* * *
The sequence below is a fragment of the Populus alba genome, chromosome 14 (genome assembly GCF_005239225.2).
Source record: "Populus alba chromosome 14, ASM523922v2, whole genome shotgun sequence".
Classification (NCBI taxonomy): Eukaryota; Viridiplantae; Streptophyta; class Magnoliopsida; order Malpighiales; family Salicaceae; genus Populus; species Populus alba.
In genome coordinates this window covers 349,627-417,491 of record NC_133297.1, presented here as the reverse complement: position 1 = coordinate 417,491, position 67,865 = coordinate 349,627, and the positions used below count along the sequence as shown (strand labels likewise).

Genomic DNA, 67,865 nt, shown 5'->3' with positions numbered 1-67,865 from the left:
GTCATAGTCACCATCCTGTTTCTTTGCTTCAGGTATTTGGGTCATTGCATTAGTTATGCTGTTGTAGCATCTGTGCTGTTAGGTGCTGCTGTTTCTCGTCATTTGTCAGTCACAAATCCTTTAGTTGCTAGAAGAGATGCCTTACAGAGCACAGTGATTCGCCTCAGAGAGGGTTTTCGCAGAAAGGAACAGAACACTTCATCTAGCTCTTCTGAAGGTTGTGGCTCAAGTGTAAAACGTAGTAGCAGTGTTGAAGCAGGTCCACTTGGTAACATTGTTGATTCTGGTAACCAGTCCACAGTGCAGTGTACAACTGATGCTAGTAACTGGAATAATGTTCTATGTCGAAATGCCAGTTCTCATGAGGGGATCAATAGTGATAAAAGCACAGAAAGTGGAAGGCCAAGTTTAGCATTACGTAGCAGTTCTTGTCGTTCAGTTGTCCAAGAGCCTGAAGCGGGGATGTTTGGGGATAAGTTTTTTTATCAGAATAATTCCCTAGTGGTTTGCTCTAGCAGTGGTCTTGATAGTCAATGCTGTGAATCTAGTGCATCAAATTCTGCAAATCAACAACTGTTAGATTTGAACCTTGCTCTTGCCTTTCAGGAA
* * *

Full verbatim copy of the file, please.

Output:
The sequence below is a fragment of the Populus alba genome, chromosome 14 (genome assembly GCF_005239225.2).
Source record: "Populus alba chromosome 14, ASM523922v2, whole genome shotgun sequence".
Classification (NCBI taxonomy): Eukaryota; Viridiplantae; Streptophyta; class Magnoliopsida; order Malpighiales; family Salicaceae; genus Populus; species Populus alba.
In genome coordinates this window covers 349,627-417,491 of record NC_133297.1, presented here as the reverse complement: position 1 = coordinate 417,491, position 67,865 = coordinate 349,627, and the positions used below count along the sequence as shown (strand labels likewise).

Genomic DNA, 67,865 nt, shown 5'->3' with positions numbered 1-67,865 from the left:
GTCATAGTCACCATCCTGTTTCTTTGCTTCAGGTATTTGGGTCATTGCATTAGTTATGCTGTTGTAGCATCTGTGCTGTTAGGTGCTGCTGTTTCTCGTCATTTGTCAGTCACAAATCCTTTAGTTGCTAGAAGAGATGCCTTACAGAGCACAGTGATTCGCCTCAGAGAGGGTTTTCGCAGAAAGGAACAGAACACTTCATCTAGCTCTTCTGAAGGTTGTGGCTCAAGTGTAAAACGTAGTAGCAGTGTTGAAGCAGGTCCACTTGGTAACATTGTTGATTCTGGTAACCAGTCCACAGTGCAGTGTACAACTGATGCTAGTAACTGGAATAATGTTCTATGTCGAAATGCCAGTTCTCATGAGGGGATCAATAGTGATAAAAGCACAGAAAGTGGAAGGCCAAGTTTAGCATTACGTAGCAGTTCTTGTCGTTCAGTTGTCCAAGAGCCTGAAGCGGGGATGTTTGGGGATAAGTTTTTTTATCAGAATAATTCCCTAGTGGTTTGCTCTAGCAGTGGTCTTGATAGTCAATGCTGTGAATCTAGTGCATCAAATTCTGCAAATCAACAACTGTTAGATTTGAACCTTGCTCTTGCCTTTCAGGAA